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22 Nov

Seize The Cake


(This post is underwritten by the American Cancer Society, official sponsor of birthdays.)

Emilia likes birthday parties. Actually, like is an understatement. Emilia loves birthday parties, with the fiery heat of a thousand wax birthday candles and a few hundred sparklers.

But here’s the thing about Emilia’s love of birthday parties: she’s not particularly fussy about whether those parties are in celebration of her birthday, or, in fact, whether they’re in celebration of any birthday at all. She’s really pretty emphatic that a ‘birthday’ – that is, a day marking someone’s birth – is by no means a necessary condition for a celebration involving cake and balloons and such. After all, if one limited such celebrations to birthdays, one would only have a handful of reasons to throw such a celebration in any given year. So why not declare every occasion a birthday-party-worthy occasion? Can you think of even one reason why you should not?

Emilia can’t, and so Emilia celebrates everything. And I’ve kind of taken that to heart. Because she’s right that we should be celebrating everything, and that when there isn’t anything obvious to celebrate, we should be looking for those things and declaring them celebration-worthy and then lighting candles and eating cake. So it is that we have thrown parties to celebrate potty-training accomplishments, dance recitals, haircuts, rainy days and Saturdays. We celebrate every visit to Grandma’s house with a cake and balloons. We do the same whenever Grandma visits our house. We do the same whenever pretty much anybody visits our house. Because, why not celebrate these things? Who knows how long we’ll have them to celebrate? We’ve faced too many losses; we’re facing too many losses. We lost my dad. My mom had a skin malignancy, and then an aneurysm, and then failed aneurysm surgery. My stepfather battled prostate cancer. Tanner fights his own fight. Every day could bring a loss, or bring us closer to a loss.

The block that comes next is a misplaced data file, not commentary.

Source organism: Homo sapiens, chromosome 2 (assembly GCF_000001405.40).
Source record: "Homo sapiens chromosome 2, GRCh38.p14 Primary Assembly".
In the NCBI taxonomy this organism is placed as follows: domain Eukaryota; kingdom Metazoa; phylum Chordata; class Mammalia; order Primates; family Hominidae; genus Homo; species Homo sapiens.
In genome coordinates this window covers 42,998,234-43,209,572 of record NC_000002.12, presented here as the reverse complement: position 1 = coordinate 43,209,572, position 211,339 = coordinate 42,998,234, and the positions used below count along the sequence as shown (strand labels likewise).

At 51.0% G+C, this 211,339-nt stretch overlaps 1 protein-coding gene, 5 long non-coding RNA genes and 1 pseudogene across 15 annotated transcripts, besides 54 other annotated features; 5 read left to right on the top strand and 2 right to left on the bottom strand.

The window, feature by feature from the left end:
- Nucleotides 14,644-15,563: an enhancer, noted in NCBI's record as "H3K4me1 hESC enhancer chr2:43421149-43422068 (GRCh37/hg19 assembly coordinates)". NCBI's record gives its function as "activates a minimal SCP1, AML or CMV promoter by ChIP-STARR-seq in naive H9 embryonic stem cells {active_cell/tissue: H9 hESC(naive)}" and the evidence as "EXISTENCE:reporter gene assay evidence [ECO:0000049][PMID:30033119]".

7 Nov

Happiness Wears Pipe Cleaner Glasses

I wrestle with guilt, as you know. Also, anxiety. It’s a fun combination, guilt and anxiety. I have a lot of experience with both.

But whereas when I was working from home my guilt and anxiety tended toward the mild, ‘shouldn’t I do more volunteering at my daughter’s school; I mean, isn’t that why moms work at home? So that they can do things like spend more time with their kids?’ and ‘why do I never get out of these yoga pants?’ variety, now that I’m working outside of the home my guilt and anxiety are tending toward the more dramatic ‘OH GOD I AM NOT THERE FOR MY CHILDREN, LIKE, EVER variety. Which, I know. It’s like I look for things to worry over and feel guilt about. You can roll your eyes at me. I roll my eyes at me.

Anyway. I’m feeling more guilty this week, because her birthday is coming up and I have no idea how to deal with that, what with an apartment full of boxes and a calendar that is wildly out of control and the fact that I have no idea what one does for birthdays in New York City when one can’t host a party at one’s home. And with more guilt comes more anxiety, and with more guilt and anxiety comes more of an attachment to Ativan, which brings with it more guilt, whence more anxiety, and a kind of ouroborosian cycle ensues, etc, etc, etc.

31 Oct

Two-Headed Robot Zombie Monsters Are Not The Only Fruit

Here’s the thing about Halloween with kids: dressing kids up is wildly fun, when you have control over the dress-up process. When you get to decide what they wear – which is to say, when you dress them up in whatever fashion amuses you – the whole exercise is awesome, and well worth the energy required (and you do need energy. Wrestling squirmy babies into chicken outfits is not for the faint of heart or weak of arm.)

Okay, so she was a duck, so, more fowl than poultry. Also, she was in pasties. Which is like fowl with garnish.

It’s most awesome when you can dress them up in ways that are borderline inappropriate, or would be if your neighbors had any familiarity with the works of Anthony Burgess and Stanley Kubrick (ours did not):